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"I can pretty much guarantee that as long as everybody does cross-development, the platform won't be all that stable. Or successful."

iOS seems like a huge counterexample (as you note.)




When developing for iOS you typically interact with the iOS simulator on your desktop, which natively compiles your app against x86 versions of the mobile frameworks. True native iOS development is pretty rare, and more painful. Overall, iOS development is a delightful experience because there's a singular hardware target and Apple pretty much nails the execution.

For Android development on the other, you don't have a good simulator, and the out-of-the-box dev experience relies on an x86 emulator of the ARM environment. In practice this means that in your day-to-day Android development, you're running the compile-run-test cycle by looking at your actual ARM device all the time, because the emulator is dogshit. I wouldn't really call it cross-platform development in any traditional sense, it's more like remote development, and a bad experience.


> For Android development on the other, you don't have a good simulator, and the out-of-the-box dev experience relies on an x86 emulator of the ARM environment. In practice this means that in your day-to-day Android development, you're running the compile-run-test cycle by looking at your actual ARM device all the time, because the emulator is dogshit. I wouldn't really call it cross-platform development in any traditional sense, it's more like remote development, and a bad experience.

This hasn't been true for years. The emulator shipping with Adroid Studio uses an x86-based image, and it's very, very fast as a result.

Android's emulator even has quite a few more features than iOS's simulator, such as mock camera scenes so you can even develop apps that rely on the camera on the emulator.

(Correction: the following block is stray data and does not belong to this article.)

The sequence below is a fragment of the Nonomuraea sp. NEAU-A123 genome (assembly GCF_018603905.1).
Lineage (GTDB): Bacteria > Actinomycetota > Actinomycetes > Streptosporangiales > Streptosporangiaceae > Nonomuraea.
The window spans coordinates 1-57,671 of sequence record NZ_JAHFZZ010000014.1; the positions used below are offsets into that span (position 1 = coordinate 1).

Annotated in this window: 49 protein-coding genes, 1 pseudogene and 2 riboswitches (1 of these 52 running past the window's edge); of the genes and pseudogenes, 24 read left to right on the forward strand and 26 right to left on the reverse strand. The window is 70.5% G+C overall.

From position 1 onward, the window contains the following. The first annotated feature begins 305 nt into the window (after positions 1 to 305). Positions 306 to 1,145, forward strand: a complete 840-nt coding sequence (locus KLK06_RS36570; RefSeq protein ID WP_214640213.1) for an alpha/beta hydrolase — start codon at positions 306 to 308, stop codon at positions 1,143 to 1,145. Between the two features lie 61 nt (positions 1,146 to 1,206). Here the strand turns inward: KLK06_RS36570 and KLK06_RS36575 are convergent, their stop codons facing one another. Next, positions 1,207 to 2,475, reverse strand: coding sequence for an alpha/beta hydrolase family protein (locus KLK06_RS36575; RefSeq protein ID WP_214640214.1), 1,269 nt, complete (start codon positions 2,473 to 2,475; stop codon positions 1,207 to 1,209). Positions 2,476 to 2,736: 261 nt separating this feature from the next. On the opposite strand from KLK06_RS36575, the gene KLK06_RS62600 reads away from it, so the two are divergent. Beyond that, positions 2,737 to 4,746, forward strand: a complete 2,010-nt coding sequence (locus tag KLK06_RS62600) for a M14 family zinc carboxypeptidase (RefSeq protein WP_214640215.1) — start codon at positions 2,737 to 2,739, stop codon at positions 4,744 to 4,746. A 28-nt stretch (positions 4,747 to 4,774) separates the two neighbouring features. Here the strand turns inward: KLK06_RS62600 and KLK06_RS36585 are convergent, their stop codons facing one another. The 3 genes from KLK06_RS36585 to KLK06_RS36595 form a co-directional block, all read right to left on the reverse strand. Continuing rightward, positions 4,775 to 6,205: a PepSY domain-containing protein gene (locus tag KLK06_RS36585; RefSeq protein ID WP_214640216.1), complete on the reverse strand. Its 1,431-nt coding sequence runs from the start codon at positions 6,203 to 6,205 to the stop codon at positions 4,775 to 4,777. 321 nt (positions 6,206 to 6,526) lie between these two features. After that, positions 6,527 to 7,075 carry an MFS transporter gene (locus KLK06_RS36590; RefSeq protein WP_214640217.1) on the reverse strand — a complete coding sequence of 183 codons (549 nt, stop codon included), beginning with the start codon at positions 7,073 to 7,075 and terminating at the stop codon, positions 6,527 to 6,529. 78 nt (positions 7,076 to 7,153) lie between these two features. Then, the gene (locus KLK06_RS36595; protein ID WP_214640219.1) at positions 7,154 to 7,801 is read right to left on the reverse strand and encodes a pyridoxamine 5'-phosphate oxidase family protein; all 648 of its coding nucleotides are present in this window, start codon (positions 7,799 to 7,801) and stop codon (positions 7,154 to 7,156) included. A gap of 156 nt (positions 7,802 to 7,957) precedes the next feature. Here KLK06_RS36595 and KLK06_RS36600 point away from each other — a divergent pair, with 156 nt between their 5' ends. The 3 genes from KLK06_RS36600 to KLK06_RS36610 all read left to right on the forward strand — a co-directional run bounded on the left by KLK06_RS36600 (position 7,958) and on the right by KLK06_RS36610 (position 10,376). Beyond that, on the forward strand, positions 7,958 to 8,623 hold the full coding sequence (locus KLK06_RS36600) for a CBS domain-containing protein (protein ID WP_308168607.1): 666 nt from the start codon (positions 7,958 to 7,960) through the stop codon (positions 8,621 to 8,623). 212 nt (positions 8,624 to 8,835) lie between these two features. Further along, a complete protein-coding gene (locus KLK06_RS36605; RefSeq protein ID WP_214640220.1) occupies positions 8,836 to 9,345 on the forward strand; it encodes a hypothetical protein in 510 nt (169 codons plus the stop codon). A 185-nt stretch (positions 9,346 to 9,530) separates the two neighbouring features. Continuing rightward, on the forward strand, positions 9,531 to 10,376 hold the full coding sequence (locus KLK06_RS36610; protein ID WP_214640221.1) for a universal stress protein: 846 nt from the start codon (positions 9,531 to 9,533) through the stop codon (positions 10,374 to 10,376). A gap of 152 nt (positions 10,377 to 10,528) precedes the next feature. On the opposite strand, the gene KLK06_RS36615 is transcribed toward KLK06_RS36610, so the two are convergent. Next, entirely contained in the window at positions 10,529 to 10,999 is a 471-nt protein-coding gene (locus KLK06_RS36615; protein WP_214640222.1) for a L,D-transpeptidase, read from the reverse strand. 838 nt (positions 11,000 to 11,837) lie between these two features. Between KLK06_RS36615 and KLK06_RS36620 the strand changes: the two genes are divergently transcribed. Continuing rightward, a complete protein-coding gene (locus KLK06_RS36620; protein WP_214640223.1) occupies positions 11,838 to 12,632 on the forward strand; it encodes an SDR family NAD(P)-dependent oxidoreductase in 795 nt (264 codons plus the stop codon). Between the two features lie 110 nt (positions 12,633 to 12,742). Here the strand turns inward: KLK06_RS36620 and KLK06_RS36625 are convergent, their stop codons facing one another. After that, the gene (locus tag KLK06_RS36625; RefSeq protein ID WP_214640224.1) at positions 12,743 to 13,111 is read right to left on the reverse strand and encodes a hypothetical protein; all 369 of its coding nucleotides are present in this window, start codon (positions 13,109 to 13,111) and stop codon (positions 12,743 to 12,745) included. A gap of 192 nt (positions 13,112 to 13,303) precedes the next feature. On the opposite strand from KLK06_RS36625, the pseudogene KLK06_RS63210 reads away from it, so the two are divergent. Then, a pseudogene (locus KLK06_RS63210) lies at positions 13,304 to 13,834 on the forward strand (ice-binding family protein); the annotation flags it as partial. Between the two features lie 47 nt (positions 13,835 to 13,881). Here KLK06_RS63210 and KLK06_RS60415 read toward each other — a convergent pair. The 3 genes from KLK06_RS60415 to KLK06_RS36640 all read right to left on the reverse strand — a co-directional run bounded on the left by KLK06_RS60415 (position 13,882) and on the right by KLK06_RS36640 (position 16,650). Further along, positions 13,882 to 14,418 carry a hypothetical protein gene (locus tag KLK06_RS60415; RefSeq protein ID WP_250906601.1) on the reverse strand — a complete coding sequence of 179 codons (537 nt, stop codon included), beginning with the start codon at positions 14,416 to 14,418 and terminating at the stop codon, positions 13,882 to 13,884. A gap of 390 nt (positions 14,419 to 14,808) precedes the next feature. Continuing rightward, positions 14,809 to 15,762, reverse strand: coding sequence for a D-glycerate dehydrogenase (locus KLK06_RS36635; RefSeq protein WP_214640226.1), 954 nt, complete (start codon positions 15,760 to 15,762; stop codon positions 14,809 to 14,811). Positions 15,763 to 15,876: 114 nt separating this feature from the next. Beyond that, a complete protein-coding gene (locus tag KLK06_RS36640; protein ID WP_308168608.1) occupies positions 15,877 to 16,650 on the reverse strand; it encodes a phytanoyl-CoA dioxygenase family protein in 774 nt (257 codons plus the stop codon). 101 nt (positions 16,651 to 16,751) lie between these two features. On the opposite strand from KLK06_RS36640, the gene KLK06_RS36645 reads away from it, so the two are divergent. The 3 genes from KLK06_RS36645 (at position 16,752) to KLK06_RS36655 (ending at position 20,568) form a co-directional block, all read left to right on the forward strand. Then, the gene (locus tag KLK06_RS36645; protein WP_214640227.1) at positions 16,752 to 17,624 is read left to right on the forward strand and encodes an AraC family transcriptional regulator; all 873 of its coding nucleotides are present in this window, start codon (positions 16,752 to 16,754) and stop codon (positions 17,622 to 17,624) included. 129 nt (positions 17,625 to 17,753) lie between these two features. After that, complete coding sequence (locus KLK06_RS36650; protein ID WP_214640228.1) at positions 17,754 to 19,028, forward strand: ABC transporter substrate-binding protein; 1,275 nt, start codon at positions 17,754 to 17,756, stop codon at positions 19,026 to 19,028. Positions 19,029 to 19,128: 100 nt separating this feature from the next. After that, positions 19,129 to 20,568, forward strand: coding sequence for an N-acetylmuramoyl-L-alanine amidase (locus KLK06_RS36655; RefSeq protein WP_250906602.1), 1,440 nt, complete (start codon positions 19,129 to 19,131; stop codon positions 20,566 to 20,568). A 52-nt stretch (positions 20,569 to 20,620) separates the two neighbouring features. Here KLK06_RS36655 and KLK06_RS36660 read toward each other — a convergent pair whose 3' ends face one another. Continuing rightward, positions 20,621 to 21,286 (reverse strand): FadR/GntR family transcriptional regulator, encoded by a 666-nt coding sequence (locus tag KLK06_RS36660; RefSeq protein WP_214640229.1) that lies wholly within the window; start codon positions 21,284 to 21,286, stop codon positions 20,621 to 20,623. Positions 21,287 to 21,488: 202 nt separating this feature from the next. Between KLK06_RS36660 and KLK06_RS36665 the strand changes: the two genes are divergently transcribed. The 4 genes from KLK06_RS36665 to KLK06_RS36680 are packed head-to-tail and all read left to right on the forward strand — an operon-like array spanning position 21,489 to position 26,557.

If anything these days the Android emulator soundly trumps the iOS simulator on all interesting metrics except maybe RAM usage. But, critically to Linus' argument, they both use the same architecture as the development machine.


> When developing for iOS you typically interact with the iOS simulator on your desktop, which natively compiles your app against x86 versions of the mobile frameworks.

And the fact that the "develop on x86, test on ARM" workflow works so smoothly on iOS is strong evidence that Linus is wrong.


Who's going to make the "develop on x86, deploy on server-side ARM" experience smooth? It certainly isn't today. Who has that kind of control of the entire stack top to bottom? Amazon is the only one that comes to mind... but I wouldn't bet on it.


I think it's a smooth enough experience, yours notwithstanding. It's just that there aren't many server-side ARM options available, so we don't have much experience.


Is it? Or is it evidence that Apple has worked REALLY DAMN HARD to make it work decently?

I’ve certainly heard of bugs that the simulator doesn’t reproduce because it’s not ARM.


> I’ve certainly heard of bugs that the simulator doesn’t reproduce because it’s not ARM.

And that isn't enough to get people to demand an ARM emulator. In fact, Android developers hate the ARM emulator and prefer the x86 simulator—more evidence against Linus' assertion.


Hi, I've done Android development professionally for many years, over multiple apps. I don't know anyone who uses the x86 simulator for anything except out of curiosity to check it out every couple of years if it's still completely worthless. Android developers develop with an ARM phone attached by USB, and it's still an abysmal experience compared to iOS.


And to top that, Apple also has their own customization of LLVM bitcode, for more binary neutral deployments.




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